Tuesday, 24 May 2016

The Pie at Night - Stuart Maconie - review

* See footnote
I've never been a fan of the 'hello sky, hello grass,' Fotherington Thomas school (or should that be skool?) of travel writing that is packed with purple prose and lengthy descriptions of scenery. What does the trick for me is a travel book that explores the (often humorous) interaction between the writer and people and places, preferably with more urban and suburban adventures than countryside and wilderness. When it comes to plain humour, the master of this genre is Bill Bryson (even if he did freewheel a little in his latest), but if you want a combination of humour; wry, intelligent observation and lyrical writing, the trophy has to go to Stuart Maconie.

Whether he is exploring his experience as a music journalist in Cider with Roadies, the north in Pies and Prejudice or more southerly climes in Adventures on the High Teas, Maconie delivers. Now he has returned to his first love, the north of England in The Pie at Night. Rather than being a straight travelogue, here Maconie concentrates on 'the north at play', from crown green bowls and the worst league football team ever, to food and drink, seaside fun and, inevitably, music (where Opera North even shows him it's possible to enjoy opera).

I'm probably more than a little biassed as I have a similar background in some ways to Maconie - we both come from a Lancashire mill town (Wigan and Rochdale respectively) but have made our careers elsewhere, which makes it very easy to feel every bit of Maconie's hymns of praise to northern life that some might find less easy to identify with. But I defy anyone not to enjoy the author's enthusiasm for everything from the most brash northern entertainment to sophisticated food and drink.

Perhaps the only thing that seems a little odd is his admission to not liking the observational humour of many modern stand-up comedians, when Maconie's own humour is very much about people and their little quirks. I love, for instance, his remark 'I'm reminded of the time I asked for Scotch and Dry Ginger in a Salford boozer and the barman said, "What do you think this is, Life on Mars?"' Yet there is a difference - most of the stand-ups I've seen mock those they describe, but Maconie's gaze is usually a beneficent one.

Maconie introduces us to a good roster of human characters, but it is the characterful places that dominate whether we are visiting a station buffet that sounds more fun that any pub I've ever been in or the eerie beauty of the Trough of Bowland. He can make the Lake District seem wonderful, but then absolutely captures one of my favourite buildingscapes, Salford's Media City: 'I love the light and the water, the facilities, the campus-like feel of the place. I love the fact that at night it feels like Blade Runner, like Tokyo. It excites the child in me just like those fairground lights and floodlight did and do.' If you've ever been there at night, you will know exactly what he means.

I'm sure southerners get fed up of us northerners droning on about how special it is in t't north (especially if we have chosen to live elsewhere). But I hope The Pie at Night will give a glimpse of some of the reasons behind that love affair - and for those of us who are northern, however long we've been away, it will generate delightful pangs of memory. Is it a little over-rosy? Possibly - but it works wonderfully well.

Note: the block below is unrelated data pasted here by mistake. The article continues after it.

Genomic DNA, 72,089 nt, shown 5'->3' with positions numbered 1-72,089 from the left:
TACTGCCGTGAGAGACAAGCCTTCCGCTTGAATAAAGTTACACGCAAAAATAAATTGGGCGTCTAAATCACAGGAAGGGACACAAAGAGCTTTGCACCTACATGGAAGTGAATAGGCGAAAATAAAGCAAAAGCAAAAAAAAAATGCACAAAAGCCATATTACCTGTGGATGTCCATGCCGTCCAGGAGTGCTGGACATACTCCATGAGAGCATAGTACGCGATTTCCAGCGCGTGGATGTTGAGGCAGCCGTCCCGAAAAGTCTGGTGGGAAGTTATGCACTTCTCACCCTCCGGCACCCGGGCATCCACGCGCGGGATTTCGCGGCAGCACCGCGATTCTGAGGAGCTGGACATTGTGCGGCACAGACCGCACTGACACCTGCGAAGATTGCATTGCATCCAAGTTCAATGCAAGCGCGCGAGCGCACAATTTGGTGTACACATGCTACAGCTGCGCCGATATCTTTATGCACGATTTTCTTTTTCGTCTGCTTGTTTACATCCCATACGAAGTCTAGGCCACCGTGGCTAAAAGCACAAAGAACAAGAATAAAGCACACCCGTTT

You can find out more or buy it at and

* The picture above is the hardback cover, which I prefer to the paperback (shown below). I also prefer its subtitle, which in going to paperback mysteriously morphed from 'In search of the north at play' to 'what the north does for fun', which feels like the publisher's hand at work...

Friday, 20 May 2016

The PR Corner - issue #2

I was always a fan of Pseud's Corner in Private Eye. These days, the most purple prose I receive is often in the form of press releases for books being offered for review. I will provide an irregular series of these, both for your entertainment and, I hope, as pointers of what not to do with the press releases for your own books. 

Note that the books themselves could be brilliant... or not. But a poor press release is unlikely to generate many reviews. Names will be omitted to protect the innocent and guilty alike.
I suspect the problems are fairly self-evident, but just in case here's a few key pointers to look out for:

  • Who is celebrating this book?
  • Science fiction and fantasy are not the same thing. Make up your mind which it is.
  • I seriously doubt anyone is going to see the world in an entirely new light after reading it.
  • Should it be a surprise that Thera and Arthe are anagrams of Earth?
  • After some pretty grandiose claims, 'Will his side win?' seems a trifle limp for a cliff-hanger.
  • Early five star reviews usually mean friends and relations.
  • Are any authors reading this chomping at the bit so far? Does the writer know what 'chomping at the bit' means?
  • Is it really possible to combine 'a heavy dose of fact' with fantasy?

[Title]: Celebrated Sci-Fi Fantasy Epic Hailed a “Melting Pot of Science, Fantasy & Adventure”